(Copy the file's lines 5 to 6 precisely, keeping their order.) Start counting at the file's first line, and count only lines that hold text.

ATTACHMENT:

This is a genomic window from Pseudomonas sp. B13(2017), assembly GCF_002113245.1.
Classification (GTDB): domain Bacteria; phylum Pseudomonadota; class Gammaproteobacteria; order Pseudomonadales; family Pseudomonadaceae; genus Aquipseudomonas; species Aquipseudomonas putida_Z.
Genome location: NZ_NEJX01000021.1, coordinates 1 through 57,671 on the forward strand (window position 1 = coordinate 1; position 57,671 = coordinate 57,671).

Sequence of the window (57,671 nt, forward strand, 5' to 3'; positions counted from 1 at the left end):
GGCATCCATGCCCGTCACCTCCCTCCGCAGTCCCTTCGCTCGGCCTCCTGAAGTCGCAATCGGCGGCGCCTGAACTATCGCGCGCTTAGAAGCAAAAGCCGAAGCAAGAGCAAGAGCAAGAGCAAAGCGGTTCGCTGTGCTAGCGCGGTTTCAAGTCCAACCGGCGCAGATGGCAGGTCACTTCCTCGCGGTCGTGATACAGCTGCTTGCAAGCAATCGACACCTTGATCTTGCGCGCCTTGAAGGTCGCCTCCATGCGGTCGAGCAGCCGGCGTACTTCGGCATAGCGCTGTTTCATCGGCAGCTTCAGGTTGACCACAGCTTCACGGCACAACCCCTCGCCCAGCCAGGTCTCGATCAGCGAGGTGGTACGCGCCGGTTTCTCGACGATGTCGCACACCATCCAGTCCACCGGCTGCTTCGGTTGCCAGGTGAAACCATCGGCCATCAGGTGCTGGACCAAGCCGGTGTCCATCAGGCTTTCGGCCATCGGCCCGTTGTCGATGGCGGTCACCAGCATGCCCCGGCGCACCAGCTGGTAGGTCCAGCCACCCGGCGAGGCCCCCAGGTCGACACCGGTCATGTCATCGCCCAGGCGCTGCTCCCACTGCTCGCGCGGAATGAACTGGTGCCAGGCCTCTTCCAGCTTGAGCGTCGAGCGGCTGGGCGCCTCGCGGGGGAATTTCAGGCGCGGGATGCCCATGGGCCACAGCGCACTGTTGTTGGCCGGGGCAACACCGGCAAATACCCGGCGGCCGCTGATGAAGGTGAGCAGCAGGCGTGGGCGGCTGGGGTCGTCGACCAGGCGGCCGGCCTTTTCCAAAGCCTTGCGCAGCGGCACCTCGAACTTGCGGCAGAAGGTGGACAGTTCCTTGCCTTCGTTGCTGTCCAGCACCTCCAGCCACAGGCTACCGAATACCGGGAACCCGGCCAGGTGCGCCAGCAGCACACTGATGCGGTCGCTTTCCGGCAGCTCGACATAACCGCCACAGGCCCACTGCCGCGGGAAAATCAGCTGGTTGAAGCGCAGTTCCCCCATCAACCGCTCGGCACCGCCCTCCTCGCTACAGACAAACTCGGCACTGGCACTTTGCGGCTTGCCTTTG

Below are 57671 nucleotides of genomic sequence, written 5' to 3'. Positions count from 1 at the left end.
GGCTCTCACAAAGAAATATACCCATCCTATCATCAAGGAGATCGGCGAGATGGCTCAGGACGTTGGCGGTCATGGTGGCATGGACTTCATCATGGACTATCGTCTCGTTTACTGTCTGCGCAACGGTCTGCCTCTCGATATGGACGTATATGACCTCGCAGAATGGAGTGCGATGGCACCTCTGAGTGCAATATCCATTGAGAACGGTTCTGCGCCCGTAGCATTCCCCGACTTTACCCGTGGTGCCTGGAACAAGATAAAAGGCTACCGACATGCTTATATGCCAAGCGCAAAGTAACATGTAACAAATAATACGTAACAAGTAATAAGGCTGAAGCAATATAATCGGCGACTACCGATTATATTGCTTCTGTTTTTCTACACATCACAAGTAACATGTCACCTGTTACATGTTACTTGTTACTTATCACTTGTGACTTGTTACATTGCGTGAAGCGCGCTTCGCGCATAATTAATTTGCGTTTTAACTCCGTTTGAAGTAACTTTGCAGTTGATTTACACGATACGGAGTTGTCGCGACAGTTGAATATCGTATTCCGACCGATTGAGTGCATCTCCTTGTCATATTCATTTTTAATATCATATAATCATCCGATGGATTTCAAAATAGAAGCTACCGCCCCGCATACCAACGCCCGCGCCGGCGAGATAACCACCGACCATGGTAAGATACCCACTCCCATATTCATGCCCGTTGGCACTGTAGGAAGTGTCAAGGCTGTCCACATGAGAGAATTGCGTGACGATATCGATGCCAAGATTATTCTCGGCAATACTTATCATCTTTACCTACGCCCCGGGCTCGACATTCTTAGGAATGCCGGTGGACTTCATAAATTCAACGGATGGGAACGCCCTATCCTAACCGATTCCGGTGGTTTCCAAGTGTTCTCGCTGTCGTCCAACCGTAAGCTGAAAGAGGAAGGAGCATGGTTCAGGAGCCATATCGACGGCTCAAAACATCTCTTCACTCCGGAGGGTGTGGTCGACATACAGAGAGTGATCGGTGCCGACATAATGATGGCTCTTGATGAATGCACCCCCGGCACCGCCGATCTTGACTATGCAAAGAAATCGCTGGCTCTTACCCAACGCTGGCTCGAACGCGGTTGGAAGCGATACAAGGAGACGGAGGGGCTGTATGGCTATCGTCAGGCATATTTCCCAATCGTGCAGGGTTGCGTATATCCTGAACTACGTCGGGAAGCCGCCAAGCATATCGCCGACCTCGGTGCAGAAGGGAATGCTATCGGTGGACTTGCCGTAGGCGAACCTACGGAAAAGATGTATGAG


GGCATCCATGCCCGTCACCTCCCTCCGCAGTCCCTTCGCTCGGCCTCCTGAAGTCGCAATCGGCGGCGCCTGAACTATCGCGCGCTTAGAAGCAAAAGCCGAAGCAAGAGCAAGAGCAAGAGCAAAGCGGTTCGCTGTGCTAGCGCGGTTTCAAGTCCAACCGGCGCAGATGGCAGGTCACTTCCTCGCGGTCGTGATACAGCTGCTTGCAAGCAATCGACACCTTGATCTTGCGCGCCTTGAAGGTCGCCTCCATGCGGTCGAGCAGCCGGCGTACTTCGGCATAGCGCTGTTTCATCGGCAGCTTCAGGTTGACCACAGCTTCACGGCACAACCCCTCGCCCAGCCAGGTCTCGATCAGCGAGGTGGTACGCGCCGGTTTCTCGACGATGTCGCACACCATCCAGTCCACCGGCTGCTTCGGTTGCCAGGTGAAACCATCGGCCATCAGGTGCTGGACCAAGCCGGTGTCCATCAGGCTTTCGGCCATCGGCCCGTTGTCGATGGCGGTCACCAGCATGCCCCGGCGCACCAGCTGGTAGGTCCAGCCACCCGGCGAGGCCCCCAGGTCGACACCGGTCATGTCATCGCCCAGGCGCTGCTCCCACTGCTCGCGCGGAATGAACTGGTGCCAGGCCTCTTCCAGCTTGAGCGTCGAGCGGCTGGGCGCCTCGCGGGGGAATTTCAGGCGCGGGATGCCCATGGGCCACAGCGCACTGTTGTTGGCCGGGGCAACACCGGCAAATACCCGGCGGCCGCTGATGAAGGTGAGCAGCAGGCGTGGGCGGCTGGGGTCGTCGACCAGGCGGCCGGCCTTTTCCAAAGCCTTGCGCAGCGGCACCTCGAACTTGCGGCAGAAGGTGGACAGTTCCTTGCCTTCGTTGCTGTCCAGCACCTCCAGCCACAGGCTACCGAATACCGGGAACCCGGCCAGGTGCGCCAGCAGCACACTGATGCGGTCGCTTTCCGGCAGCTCGACATAACCGCCACAGGCCCACTGCCGCGGGAAAATCAGCTGGTTGAAGCGCAGTTCCCCCATCAACCGCTCGGCACCGCCCTCCTCGCTACAGACAAACTCGGCACTGGCACTTTGCGGCTTGCCTTTG

Below are 57671 nucleotides of genomic sequence, written 5' to 3'. Positions count from 1 at the left end.